Rusan v. United States of America
MEMORANDUM AND ORDER Absent certification from the United States Court of Appeals, this Court lacks authority to grant the requested relief. Consequently, the motion will be dismissed. See 28 U.S.C. § 2255, Rule 4. Finally, Rusan has failed to demonstrate that jurists of reason would find it debatable whether this action is successive under § 2255(h). Thus, the Court will not issue a certificate of appealability. 28 U.S.C. § 2253(c).. Signed by District Judge Carol E. Jackson on 11/8/13. (KKS)
UNITED STATES DISTRICT COURT
EASTERN DISTRICT OF MISSOURI
RICARDO L. RUSAN,
UNITED STATES OF AMERICA,
No. 4:13CV2229 CEJ
This matter is before the Court on the motion of Ricardo Rusan for relief from
judgment, filed pursuant to Federal Rules of Civil Procedure 60(b)(4) and (b)(6) .
Rusan was initially charged by indictment with bank robbery, in violation of
18 U.S.C. § 2113(a).1 After waiving his right to prosecution by indictment, Rusan
agreed to allow the government to prosecute him for an additional charge of bank
larceny ( in violation of 18 U.S.C.§ 2113 (b)) by way of an information. United States
v. Rusan, 4:04CR56 CEJ (E.D. Mo.). The case proceeded to trial and a jury found
Rusan guilty of both charges. He was sentenced to concurrent terms of imprisonment
of 240 months for the bank robbery charge and 120 months for the bank larceny
charge. The judgment was affirmed on appeal. United States v. Rusan, 460 F.3d 989
(8th Cir. 2006).
On October 24, 2007, Rusan filed a timely motion to vacate, set aside, or
correct sentence under 28 U.S.C. § 2255. The motion was denied on the merits.
Rusan v. United States, 4:07CV1828 CEJ (E.D. Mo. Jan. 25, 2011).
In the instant Rule 60(b) motion, Rusan asserts that the Court lacked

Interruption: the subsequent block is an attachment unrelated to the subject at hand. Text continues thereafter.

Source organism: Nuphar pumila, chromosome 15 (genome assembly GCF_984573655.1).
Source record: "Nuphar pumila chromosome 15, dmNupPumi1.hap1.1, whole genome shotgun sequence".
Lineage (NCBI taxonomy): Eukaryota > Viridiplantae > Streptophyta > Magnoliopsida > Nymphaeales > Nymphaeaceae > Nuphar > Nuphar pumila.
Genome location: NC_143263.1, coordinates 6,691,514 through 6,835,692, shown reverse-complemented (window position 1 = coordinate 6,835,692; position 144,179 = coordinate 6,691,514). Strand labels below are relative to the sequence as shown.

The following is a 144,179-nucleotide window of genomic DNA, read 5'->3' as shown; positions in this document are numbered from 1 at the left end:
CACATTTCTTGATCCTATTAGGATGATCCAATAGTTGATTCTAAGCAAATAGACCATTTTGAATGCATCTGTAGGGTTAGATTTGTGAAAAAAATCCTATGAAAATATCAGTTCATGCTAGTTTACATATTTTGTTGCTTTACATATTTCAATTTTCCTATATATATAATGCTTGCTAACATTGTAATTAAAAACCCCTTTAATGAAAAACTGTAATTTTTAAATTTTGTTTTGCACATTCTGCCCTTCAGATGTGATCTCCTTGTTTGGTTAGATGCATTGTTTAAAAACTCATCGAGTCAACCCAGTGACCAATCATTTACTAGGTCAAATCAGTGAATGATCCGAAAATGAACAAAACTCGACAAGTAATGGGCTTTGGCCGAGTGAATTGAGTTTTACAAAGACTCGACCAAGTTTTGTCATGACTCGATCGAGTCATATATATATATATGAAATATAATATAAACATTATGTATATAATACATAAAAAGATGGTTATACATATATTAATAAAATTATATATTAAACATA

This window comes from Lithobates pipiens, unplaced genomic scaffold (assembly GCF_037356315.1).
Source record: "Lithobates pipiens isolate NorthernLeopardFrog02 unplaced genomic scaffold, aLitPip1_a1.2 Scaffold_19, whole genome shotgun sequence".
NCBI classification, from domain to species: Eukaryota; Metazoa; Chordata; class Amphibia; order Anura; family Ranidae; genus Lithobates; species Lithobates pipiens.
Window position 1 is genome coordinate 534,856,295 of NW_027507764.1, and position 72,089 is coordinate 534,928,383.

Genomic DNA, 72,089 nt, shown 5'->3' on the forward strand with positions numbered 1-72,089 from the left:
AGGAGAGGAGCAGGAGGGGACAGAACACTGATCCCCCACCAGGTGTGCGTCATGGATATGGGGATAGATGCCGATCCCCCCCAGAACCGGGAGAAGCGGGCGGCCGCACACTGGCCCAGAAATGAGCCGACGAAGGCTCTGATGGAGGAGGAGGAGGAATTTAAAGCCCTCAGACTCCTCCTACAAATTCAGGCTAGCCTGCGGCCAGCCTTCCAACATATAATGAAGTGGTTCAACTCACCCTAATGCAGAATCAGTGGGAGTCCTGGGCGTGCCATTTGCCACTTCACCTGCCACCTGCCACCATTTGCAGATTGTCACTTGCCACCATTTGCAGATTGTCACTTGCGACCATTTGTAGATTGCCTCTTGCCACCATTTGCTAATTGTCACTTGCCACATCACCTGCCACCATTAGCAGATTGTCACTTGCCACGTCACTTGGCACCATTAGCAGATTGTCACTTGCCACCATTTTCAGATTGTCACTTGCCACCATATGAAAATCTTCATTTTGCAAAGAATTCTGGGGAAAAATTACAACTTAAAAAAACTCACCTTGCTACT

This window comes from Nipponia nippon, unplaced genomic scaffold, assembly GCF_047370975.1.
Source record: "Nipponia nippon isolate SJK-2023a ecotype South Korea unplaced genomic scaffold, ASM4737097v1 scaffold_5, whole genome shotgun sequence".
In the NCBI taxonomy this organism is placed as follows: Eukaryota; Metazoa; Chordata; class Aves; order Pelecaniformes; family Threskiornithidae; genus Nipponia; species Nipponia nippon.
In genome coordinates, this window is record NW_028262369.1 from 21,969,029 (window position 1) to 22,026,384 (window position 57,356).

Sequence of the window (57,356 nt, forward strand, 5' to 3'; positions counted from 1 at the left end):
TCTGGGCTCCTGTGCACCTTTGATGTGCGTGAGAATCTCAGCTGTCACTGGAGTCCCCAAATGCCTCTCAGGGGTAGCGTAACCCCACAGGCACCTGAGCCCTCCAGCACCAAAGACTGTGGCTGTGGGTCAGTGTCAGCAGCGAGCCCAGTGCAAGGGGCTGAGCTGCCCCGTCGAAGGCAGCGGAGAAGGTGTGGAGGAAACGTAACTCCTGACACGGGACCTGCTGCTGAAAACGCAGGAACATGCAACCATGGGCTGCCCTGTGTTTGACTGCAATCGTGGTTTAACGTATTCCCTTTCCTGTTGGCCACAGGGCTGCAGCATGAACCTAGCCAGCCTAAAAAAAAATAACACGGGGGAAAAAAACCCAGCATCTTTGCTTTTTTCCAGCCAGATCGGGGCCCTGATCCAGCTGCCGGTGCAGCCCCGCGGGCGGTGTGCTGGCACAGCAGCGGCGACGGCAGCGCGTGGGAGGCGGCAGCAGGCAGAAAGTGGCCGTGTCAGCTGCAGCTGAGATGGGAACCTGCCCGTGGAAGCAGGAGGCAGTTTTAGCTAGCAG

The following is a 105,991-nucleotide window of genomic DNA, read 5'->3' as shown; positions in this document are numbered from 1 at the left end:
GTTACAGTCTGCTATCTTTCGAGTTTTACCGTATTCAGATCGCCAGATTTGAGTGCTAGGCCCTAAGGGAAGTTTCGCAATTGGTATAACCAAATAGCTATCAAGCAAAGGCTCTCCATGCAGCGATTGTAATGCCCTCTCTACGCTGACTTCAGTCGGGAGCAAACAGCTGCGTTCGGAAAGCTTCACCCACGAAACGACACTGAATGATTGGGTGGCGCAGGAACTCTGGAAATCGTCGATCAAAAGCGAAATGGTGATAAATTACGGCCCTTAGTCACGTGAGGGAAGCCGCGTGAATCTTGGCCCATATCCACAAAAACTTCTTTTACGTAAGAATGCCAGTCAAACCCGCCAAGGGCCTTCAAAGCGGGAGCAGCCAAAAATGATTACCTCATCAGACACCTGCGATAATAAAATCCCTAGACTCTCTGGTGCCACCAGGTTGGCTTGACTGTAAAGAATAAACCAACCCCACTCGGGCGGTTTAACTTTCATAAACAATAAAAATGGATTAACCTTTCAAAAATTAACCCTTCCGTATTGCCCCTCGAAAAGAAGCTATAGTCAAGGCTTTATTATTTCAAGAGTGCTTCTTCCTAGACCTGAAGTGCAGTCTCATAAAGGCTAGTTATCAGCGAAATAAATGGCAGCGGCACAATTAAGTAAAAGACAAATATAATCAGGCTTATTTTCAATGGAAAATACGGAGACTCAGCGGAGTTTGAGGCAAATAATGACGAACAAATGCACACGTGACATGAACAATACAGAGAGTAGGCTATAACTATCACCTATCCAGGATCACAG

jurisdiction of the bank larceny charge because the information failed to allege that
the bank’s deposits were federally-insured. Rusan did not assert this specific claim
in his § 2255 motion, although he did challenge the Court’s jurisdiction on other
Although Rusan premises the instant motion on Rule 60(b), the relief he seeks
can be granted only by way of a motion to vacate. See 28 U.S.C. § 2255(a). As such,
the Court finds that the instant motion is in actuality a “second or successive motion”
within the meaning of 28 U.S.C. §§ 2244 and 2255. By statute, Rusan cannot
proceed with the motion unless it is certified by the United States Court of Appeals
for the Eighth Circuit. 28 U.S.C. § 2255(h).
Rusan may not circumvent the
certification requirement simply by labeling the motion as something other than what
it is. Gonzalez v. Crosby, 545 U.S. 524, 531 (2005) (pleading labeled as a Rule 60(b)
motion that is in substance a habeas petition “should be treated accordingly”). “Call
it a motion for a new trial, arrest of judgment, mandamus, prohibition, coram nobis,
coram vobis, audita querela, certiorari, capias, habeas corpus, ejectment, quare
impedit, bill of review, writ of error, or an application for a Get-Out-of-Jail Card; the
name makes no difference. It is substance that controls.” Melton v. United States,
359 F.3d 855, 857 (7th Cir. 2004).
Absent certification from the United States Court of Appeals, this Court lacks
authority to grant the requested relief. Consequently, the motion will be dismissed.
See 28 U.S.C. § 2255, Rule 4.
Finally, Rusan has failed to demonstrate that jurists of reason would find it
debatable whether this action is successive under § 2255(h). Thus, the Court will not
issue a certificate of appealability. 28 U.S.C. § 2253(c).
Dated this 8th day of November, 2013.
CAROL E. JACKSON
UNITED STATES DISTRICT JUDGE
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